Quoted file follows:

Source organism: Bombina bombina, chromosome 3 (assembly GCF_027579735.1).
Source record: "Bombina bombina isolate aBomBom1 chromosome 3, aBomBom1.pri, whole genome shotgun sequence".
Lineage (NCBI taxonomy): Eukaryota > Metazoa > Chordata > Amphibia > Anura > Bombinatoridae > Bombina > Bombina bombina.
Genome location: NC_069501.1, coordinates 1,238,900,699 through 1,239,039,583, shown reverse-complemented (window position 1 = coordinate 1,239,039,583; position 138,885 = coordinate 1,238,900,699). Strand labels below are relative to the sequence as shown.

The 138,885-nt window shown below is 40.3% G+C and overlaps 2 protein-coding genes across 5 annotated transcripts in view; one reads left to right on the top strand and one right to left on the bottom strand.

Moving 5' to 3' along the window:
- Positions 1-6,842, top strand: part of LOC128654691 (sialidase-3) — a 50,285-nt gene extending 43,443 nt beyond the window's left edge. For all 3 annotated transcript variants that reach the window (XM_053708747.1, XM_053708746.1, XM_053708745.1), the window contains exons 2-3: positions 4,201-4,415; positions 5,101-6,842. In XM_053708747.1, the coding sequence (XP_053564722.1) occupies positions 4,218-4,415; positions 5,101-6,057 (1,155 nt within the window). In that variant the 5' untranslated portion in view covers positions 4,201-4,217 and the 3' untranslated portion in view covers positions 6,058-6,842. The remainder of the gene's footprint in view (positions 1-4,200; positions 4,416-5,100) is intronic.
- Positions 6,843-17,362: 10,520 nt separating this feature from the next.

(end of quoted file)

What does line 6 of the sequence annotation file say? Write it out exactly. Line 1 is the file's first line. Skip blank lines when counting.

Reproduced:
Moving 5' to 3' along the window: